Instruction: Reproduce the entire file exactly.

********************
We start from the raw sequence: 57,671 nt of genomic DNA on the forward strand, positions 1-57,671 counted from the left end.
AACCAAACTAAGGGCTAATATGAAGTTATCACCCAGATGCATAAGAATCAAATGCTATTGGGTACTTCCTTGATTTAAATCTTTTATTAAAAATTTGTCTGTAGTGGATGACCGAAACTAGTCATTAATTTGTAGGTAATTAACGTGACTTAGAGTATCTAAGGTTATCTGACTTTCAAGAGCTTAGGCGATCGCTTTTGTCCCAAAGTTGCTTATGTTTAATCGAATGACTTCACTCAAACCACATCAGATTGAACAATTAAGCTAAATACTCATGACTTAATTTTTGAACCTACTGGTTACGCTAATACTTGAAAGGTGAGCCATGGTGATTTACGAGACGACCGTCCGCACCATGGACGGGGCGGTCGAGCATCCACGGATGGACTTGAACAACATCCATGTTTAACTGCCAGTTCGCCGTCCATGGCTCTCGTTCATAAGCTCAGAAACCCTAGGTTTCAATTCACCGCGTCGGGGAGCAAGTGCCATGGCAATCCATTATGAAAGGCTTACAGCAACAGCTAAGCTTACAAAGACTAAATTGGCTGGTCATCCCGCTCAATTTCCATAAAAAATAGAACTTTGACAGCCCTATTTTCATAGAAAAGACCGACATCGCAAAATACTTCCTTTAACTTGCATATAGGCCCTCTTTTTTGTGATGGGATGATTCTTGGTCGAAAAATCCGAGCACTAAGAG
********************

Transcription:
We start from the raw sequence: 57,671 nt of genomic DNA on the forward strand, positions 1-57,671 counted from the left end.
AACCAAACTAAGGGCTAATATGAAGTTATCACCCAGATGCATAAGAATCAAATGCTATTGGGTACTTCCTTGATTTAAATCTTTTATTAAAAATTTGTCTGTAGTGGATGACCGAAACTAGTCATTAATTTGTAGGTAATTAACGTGACTTAGAGTATCTAAGGTTATCTGACTTTCAAGAGCTTAGGCGATCGCTTTTGTCCCAAAGTTGCTTATGTTTAATCGAATGACTTCACTCAAACCACATCAGATTGAACAATTAAGCTAAATACTCATGACTTAATTTTTGAACCTACTGGTTACGCTAATACTTGAAAGGTGAGCCATGGTGATTTACGAGACGACCGTCCGCACCATGGACGGGGCGGTCGAGCATCCACGGATGGACTTGAACAACATCCATGTTTAACTGCCAGTTCGCCGTCCATGGCTCTCGTTCATAAGCTCAGAAACCCTAGGTTTCAATTCACCGCGTCGGGGAGCAAGTGCCATGGCAATCCATTATGAAAGGCTTACAGCAACAGCTAAGCTTACAAAGACTAAATTGGCTGGTCATCCCGCTCAATTTCCATAAAAAATAGAACTTTGACAGCCCTATTTTCATAGAAAAGACCGACATCGCAAAATACTTCCTTTAACTTGCATATAGGCCCTCTTTTTTGTGATGGGATGATTCTTGGTCGAAAAATCCGAGCACTAAGAG